The number one thing worrying infosec bods right now is… yup, you guessed it, a giant targeted attack that KOs their employers' systems.
This fear was seconded – though not closely – by the threat posed by the people with whom they make small talk at the water cooler: their org's very own blabby, policy-swerving, "oh-I'll-just-email-it-to-my-Yahoo!-address-update-it-on-my-phone-over-public-Wi-Fi.. oh-never-mind-I'll-use-this-USB-stick-I-found-on-the-floor" staffers. (Oh snap, they've just clicked on the malware-laden "fake PDF invoice" email – even though they're not in accounts. Great.)
So reckon the people behind the Black Hat cybersecurity knees-up, who polled 130 European infosec folk to find out what keeps them awake at night.
The survey's finding – that a targeted, sophisticated attack aimed directly at their particular organisation is the thing turning bright-eyed young cyber-defenders into grey-haired worriers – will surprise few, though worries corporate networks are not locked down tightly enough to user-proof them have risen markedly since last year.
Just over half (52 per cent) of respondents were worried about the cyber-attack-of-doom scenario, while a quarter stressed over "accidental data leaks by end users who fail to follow security policy". The latter was up from 17 per cent last year.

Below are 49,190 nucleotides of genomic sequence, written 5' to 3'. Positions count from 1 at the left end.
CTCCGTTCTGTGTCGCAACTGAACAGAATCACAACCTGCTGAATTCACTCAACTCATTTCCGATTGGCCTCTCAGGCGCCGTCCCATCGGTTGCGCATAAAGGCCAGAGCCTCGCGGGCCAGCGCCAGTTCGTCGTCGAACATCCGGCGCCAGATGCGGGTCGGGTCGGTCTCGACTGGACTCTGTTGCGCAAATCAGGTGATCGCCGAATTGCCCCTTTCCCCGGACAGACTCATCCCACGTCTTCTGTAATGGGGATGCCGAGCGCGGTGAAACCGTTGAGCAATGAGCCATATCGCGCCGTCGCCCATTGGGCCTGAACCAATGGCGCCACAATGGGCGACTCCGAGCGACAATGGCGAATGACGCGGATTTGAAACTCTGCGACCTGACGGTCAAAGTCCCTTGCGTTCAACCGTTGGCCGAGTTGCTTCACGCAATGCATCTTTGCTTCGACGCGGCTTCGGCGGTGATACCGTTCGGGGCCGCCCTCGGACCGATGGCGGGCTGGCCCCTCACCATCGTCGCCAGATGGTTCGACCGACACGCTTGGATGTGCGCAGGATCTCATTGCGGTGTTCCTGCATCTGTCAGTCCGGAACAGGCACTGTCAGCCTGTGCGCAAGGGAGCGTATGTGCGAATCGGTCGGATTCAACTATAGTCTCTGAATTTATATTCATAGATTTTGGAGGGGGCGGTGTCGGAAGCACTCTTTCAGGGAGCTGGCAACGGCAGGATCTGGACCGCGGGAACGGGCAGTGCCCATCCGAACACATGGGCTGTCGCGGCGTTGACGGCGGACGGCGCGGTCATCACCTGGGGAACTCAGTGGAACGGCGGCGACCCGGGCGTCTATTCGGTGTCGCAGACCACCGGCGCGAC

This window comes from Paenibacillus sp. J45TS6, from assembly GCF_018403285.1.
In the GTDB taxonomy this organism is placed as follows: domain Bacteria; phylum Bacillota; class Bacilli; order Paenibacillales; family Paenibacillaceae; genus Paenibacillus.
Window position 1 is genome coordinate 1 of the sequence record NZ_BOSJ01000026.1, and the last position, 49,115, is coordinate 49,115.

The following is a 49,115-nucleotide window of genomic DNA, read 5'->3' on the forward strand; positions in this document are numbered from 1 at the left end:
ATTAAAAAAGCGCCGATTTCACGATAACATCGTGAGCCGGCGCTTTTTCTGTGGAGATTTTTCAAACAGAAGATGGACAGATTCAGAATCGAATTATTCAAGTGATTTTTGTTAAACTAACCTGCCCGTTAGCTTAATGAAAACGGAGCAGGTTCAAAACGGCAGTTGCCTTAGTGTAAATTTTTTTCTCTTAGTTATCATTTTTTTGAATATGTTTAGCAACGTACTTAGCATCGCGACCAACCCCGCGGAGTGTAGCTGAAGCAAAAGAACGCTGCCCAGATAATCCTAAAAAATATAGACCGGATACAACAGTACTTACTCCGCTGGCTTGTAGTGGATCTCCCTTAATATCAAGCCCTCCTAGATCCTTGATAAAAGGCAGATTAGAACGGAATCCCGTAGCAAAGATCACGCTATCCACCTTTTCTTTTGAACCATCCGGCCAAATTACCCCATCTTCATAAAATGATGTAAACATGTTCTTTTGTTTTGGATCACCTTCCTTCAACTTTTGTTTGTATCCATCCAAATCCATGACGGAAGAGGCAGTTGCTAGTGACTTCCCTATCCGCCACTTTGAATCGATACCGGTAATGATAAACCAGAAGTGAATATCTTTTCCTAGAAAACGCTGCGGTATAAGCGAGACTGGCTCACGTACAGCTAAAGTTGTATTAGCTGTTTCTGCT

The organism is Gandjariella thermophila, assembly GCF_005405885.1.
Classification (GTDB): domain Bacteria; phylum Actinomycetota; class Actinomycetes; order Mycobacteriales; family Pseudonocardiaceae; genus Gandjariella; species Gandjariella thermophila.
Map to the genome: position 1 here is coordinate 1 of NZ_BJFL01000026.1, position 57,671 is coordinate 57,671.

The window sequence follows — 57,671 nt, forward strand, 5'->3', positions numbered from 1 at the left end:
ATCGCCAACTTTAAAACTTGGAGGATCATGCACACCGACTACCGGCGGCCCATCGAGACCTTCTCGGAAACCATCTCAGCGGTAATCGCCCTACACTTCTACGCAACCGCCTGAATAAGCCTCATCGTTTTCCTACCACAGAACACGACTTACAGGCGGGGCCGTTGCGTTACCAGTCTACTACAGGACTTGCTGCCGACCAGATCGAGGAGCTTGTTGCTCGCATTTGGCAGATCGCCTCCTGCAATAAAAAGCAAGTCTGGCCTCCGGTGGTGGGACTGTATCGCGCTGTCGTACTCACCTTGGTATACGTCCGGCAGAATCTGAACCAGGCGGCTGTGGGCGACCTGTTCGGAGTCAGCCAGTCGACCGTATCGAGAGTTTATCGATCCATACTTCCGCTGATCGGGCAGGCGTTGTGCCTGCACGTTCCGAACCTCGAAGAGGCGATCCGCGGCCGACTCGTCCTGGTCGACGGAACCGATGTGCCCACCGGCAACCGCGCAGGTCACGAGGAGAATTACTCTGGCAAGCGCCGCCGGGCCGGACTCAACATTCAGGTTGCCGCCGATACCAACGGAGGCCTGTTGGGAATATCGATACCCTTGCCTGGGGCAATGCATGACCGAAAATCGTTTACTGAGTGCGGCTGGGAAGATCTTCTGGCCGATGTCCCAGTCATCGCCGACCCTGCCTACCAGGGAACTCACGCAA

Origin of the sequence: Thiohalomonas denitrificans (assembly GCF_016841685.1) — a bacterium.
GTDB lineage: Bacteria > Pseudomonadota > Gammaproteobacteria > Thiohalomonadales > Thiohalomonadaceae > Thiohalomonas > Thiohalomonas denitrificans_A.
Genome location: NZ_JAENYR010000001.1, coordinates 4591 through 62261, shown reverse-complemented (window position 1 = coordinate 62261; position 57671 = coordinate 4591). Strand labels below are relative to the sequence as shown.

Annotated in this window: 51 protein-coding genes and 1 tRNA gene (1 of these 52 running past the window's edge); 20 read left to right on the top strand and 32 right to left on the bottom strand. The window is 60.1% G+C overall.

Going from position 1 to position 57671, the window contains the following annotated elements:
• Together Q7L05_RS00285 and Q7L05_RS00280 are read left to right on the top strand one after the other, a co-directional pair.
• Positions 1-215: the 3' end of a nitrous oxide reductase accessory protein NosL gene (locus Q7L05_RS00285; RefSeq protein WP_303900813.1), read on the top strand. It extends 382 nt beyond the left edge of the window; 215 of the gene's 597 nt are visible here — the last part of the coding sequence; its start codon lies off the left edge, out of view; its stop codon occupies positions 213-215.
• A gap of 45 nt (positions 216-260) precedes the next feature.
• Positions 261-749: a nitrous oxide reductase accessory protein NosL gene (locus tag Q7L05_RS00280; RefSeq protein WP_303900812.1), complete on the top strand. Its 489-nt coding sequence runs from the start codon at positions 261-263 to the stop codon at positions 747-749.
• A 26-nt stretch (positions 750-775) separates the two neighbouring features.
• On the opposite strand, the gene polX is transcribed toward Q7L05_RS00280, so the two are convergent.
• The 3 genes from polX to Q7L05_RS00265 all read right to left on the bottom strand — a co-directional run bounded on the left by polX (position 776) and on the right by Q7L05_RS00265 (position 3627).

Intriguingly, not many infosec bods think the EU's General Data Protection Regulation will do much to improve online privacy. 42 per cent reckoned it would help "somewhat", as opposed to the quarter who thought it would "substantially improve" privacy. Nearly a third (30 per cent) thought it would either help a little or wouldn't make much of a difference. Black Hat opined this shows "growing scepticism among European security professionals with regard to the ability to protect user privacy".
More than two-thirds (70 per cent) of insfoseccers surveyed said they'd devoted some corporate resources to GDPR compliance, suggesting that the harsh legal penalties for non-compliance have focused minds across the sector. Despite that, just a third thought their employers' compliance was good.
Another question, asked for the first time this year, was whether infosec bods are worried about mission-critical cloud services being compromised. Just 16 per cent thought that was one of their top three worries, suggesting that – for now – public cloud vendors' security posturing is enough to reassure the masses.
Just 2 per cent gave a monkey's about "cryptocurrency mining and its potential impact on my enterprise network", which, while probably a sensible position to take, doesn't fully reflect what might be going on in hidden corners of the enterprise network.
And if all that leaves you feeling generally OK about infosec, two-thirds of respondents believed that a "major attack on critical infrastructure spanning multiple European countries" will take place in the next couple of years.
Stay paranoid, yo. ®